When filing began in 2013, White filed to run in the primary despite living outside of the district. While that is not a requirement for eligibility, it usually prompts someone - somewhere - to challenge your nominating petitions and question whether you should be on the ballot. Rather than face the process of standing up to a challenge in the State Board of Elections, White dropped from the race and filed a petition to run as a write-in candidate. The only official tally I could find was in DuPage County, which records him receiving seven votes. None were listed in Suburban Cook County or the City of Chicago.

After that dismal showing, and having failed to officially nab the nomination, the GOP put up their sacrificial lamb of a candidate in Kobler. While I am sure Kobler held strong to the Republican values important to conservatives in the 5th Congressional, the method to which he was able to land on the ballot for November leaves a lot to be desired in the district.

That’s why I think I should run. Whether I can actually make a difference in the outcome from one of the few elected Democrats known for trying to cut actually money from the bloated budgets in Chicago and Cook County is unknown. But having a challenger who is willing to stick their neck out on the line for a primary and general election, who actually qualifies for the office, and wouldn’t allow petition challenges to get in the way of the ability for this run is a lot better than the district was able to do this time around.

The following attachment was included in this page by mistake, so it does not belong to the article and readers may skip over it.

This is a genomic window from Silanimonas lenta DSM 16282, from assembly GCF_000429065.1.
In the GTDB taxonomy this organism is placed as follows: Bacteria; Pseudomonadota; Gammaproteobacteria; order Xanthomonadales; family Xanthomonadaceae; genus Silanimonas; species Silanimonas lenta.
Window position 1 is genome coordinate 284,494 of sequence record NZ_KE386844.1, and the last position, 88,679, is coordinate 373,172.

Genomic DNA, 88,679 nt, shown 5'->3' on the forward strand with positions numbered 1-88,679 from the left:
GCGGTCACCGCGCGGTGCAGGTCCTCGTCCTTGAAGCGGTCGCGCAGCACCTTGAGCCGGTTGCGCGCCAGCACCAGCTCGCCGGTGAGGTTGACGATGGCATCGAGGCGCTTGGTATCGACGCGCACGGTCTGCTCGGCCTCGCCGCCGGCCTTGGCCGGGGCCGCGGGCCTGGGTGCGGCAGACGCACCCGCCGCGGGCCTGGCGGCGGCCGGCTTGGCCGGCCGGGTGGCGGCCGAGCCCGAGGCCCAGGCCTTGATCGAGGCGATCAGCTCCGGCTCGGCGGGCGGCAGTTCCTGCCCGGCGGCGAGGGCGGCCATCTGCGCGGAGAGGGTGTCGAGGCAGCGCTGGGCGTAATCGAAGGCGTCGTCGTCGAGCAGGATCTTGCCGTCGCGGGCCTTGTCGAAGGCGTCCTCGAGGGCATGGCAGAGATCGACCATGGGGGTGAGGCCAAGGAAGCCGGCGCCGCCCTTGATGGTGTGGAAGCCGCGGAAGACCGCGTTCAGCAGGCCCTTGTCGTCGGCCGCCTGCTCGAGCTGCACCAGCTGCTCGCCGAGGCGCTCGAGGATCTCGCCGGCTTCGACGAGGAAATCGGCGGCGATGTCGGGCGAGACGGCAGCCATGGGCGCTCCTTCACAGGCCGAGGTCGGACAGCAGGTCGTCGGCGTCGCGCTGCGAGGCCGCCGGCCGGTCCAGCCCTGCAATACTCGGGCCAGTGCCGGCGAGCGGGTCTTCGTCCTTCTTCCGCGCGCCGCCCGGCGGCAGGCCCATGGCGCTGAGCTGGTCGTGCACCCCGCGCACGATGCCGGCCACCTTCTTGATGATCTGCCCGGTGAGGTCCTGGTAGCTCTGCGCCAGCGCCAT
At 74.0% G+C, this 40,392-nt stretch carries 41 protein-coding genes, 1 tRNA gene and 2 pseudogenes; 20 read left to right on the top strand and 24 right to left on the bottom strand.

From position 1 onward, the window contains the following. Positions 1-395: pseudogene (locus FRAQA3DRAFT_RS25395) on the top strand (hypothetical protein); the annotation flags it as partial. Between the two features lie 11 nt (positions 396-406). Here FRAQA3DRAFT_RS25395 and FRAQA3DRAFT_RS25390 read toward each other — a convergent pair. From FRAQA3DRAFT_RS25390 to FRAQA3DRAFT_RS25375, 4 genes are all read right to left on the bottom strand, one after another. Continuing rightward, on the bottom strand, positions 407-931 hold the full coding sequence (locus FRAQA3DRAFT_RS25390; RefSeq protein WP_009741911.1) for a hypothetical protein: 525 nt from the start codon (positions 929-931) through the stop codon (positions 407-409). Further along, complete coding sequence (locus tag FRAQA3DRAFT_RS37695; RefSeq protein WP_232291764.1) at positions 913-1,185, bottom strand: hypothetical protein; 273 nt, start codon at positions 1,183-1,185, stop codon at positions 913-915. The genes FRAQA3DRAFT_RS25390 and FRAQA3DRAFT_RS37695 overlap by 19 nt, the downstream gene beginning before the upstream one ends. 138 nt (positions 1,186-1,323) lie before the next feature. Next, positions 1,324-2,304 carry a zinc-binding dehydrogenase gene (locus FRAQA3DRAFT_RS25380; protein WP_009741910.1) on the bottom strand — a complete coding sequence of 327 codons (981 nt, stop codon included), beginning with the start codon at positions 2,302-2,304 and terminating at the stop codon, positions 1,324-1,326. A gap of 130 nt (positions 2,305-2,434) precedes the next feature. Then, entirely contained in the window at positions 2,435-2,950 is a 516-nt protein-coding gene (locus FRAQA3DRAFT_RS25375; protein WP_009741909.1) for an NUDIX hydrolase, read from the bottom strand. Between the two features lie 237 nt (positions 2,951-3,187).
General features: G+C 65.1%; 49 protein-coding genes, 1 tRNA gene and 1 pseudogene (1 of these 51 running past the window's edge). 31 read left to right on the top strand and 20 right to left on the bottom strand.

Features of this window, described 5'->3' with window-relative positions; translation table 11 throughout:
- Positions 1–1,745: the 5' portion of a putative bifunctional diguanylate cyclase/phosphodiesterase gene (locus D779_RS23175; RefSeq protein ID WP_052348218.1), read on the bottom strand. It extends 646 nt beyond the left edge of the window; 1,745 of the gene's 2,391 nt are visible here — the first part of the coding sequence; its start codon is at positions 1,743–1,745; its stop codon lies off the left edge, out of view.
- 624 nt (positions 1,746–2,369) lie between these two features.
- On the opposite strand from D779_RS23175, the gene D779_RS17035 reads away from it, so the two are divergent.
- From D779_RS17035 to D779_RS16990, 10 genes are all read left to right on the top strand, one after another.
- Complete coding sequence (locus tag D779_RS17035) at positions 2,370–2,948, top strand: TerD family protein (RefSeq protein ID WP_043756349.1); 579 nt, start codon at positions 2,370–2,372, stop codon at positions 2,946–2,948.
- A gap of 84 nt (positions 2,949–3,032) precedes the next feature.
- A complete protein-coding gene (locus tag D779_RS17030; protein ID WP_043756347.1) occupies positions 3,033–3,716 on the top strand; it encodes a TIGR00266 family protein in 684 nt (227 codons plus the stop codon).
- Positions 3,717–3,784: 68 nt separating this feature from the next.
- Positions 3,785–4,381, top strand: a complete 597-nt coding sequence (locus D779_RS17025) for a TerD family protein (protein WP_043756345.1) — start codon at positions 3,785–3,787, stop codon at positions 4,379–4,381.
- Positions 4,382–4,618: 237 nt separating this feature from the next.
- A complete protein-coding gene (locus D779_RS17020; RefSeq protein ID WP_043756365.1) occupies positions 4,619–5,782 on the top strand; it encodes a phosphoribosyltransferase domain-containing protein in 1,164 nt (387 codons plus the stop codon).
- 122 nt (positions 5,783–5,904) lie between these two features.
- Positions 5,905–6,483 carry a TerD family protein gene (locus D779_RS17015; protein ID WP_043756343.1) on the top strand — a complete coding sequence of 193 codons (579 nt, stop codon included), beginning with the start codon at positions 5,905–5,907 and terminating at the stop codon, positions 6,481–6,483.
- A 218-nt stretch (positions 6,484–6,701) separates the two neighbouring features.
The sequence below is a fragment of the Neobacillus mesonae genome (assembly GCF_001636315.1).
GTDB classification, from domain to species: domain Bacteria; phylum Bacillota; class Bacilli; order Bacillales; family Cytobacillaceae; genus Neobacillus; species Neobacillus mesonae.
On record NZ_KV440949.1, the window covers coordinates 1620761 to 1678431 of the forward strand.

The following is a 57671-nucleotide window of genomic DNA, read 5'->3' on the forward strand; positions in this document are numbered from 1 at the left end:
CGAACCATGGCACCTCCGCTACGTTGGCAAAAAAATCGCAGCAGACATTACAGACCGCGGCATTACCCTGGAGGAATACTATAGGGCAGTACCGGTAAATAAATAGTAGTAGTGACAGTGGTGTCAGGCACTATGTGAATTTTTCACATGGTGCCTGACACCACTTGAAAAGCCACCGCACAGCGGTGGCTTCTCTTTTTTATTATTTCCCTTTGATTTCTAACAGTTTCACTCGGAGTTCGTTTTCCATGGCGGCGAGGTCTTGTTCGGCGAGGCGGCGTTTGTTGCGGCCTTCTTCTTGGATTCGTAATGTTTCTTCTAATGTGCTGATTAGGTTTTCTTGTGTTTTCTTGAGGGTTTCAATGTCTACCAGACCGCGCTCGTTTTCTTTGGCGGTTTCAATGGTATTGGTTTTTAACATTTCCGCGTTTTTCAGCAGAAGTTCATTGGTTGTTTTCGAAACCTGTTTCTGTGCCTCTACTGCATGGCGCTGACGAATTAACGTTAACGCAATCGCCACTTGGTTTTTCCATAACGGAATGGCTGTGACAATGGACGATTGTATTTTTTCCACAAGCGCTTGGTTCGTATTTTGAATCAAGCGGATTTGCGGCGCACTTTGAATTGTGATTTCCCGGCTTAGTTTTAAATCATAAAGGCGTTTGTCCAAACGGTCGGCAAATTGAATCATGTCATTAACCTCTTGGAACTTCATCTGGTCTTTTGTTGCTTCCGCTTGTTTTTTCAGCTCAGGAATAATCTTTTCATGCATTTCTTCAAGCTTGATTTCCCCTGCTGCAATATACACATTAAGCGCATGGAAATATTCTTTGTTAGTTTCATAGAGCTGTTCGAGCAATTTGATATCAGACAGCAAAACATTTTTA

Sadly, however, it’s not that easy. No one but sacrificial lambs and deluded people actually make a run as a Republican in a district drawn so heavily Democratic that it would take a monumental scandal to see a Republican win, and even then the poor sap will be soundly defeated two years later when the Democrats put up a candidate with a pulse. Just ask Michael Patrick Flanagan. We’re still paying the price for his defeat in 1996.

Districts, and parties, are so tightly organized to wipe away any real option for those in office. Instead of making every office have the potential of receiving a Too Close to Call  rating just before - or on - Election Day, party leaders draw lines to ensure their friends and political allies stay in office as long as they don’t end up mired in scandal.

It’s not easy to draw those lines in a liberal city like Chicago, but then you rely on the party to adjust the political positions to allow a viable Republican run in Chicago. Instead of labeling the candidate a RINO (Republican in Name Only) because they espouse agnostic positions on social issues guaranteed to doom a campaign from the start or they focus on the Republican positions that can resonate in an urban dwelling (such as fiscal restraint), the party should support the candidate as the only possibility to beat a guy like Quigley.